Swarms are the honeybees way of insuring survival. A honeybee colony rapidly expands in the spring. When the colony has a LOT of bees the Queen leaves the hive with a few thousand of her worker bees in search of a new home. By providing an attractive home, beekeepers can catch local swarms to add to their apiary.

A Swarm of Bees

You may see a swarm of bees land on a fence, car or in a tree. Swarms are not dangerous because they have nothing to defend.

Colony in a Structure

Bees will move into a wall if the cavity is suitable. A beekeeper has to open the wall to remove safely.

Swarm Trap

This swarm trap, or bait hive, is set up to lure a swarm in so it can be moved safely to an apiary.

Swarm Capture

Watch as this Beekeeper collects this docile swarm from a tree branch. Once in the bucket, they can be moved to the apiary, and then placed in a permanent hive.

Want to Host a Swarm Trap on your Property?

Honey Buckets is looking for more bees to help expand the apiary and continue treatment free, natural practices.  The best way to grow and improve genetics is to catch wild swarms. Swarms are caught by leaving a box up in a tree with with a scented lure to attract them. I could use some suitable places to put up a bait hive! If we catch a swarm on your property we will give you a pound of Honey Buckets finest honey!!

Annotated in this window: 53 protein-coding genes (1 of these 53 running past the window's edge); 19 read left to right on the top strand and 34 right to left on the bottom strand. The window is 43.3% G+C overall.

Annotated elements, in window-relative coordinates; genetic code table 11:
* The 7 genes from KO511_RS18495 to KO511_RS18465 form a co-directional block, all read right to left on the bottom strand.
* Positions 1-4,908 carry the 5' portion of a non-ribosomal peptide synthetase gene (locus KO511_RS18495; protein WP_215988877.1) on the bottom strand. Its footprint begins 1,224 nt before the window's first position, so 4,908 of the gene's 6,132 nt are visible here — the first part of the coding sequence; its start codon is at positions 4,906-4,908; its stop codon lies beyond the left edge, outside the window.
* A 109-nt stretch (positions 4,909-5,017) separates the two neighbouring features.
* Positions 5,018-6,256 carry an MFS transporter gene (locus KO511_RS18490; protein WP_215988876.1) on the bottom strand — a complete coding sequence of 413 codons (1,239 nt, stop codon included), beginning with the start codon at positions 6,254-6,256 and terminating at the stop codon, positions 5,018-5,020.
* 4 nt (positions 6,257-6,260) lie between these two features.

How Hosting  Swarm Trap Works

Swarms are the honeybees way of insuring survival. Early in the summer, usually starting in May, the hive has had a chance to build numbers and stores to the point the hive can divide. Leading up to this time the hive has been busy raising new queens to take over. Just before the first of the new queens hatch the existing queen and up to half of the colony will swarm out of the hive. Before they leave, the workers fill themselves with honey that will help them and the queen survive until a new cavity can be found to begin a new hive. Scouts are sent out from the swarm to locate a suitable spot, much like scouts are sent out to locate nectar and pollen sources.  Generally a swarm is very docile. They have no hive to protect, nothing to defend, they’re just waiting for directions to a new place to start over. If I put a hive box out up in a tree in your yard that is attractive to them, they just might move into it. If you can keep an eye on the box from time to time and text me if you see activity. If a colony moves in, I will come pick up the box and move it to the bee yard.    Safety first and beekeeping and bait hives are an appropriate social distance activity! Did I mention  free pound of honey for all swarms caught on your property?!


Have bees inside a structure?

If you have bees in an existing cavity such as a home or barn, do not spray with chemicals or try to kill the bees. Simply killing the bees inside the structure is not a good solution — the honey and larvae inside will attract rodents and create a rotting mess inside your home after the attendants are dead. And, another colony will just move in. The best way to remobve bees from a cavity in a building is to open the wall and remove them.

Contact us

78 Mountain Road

Concord, NH 03301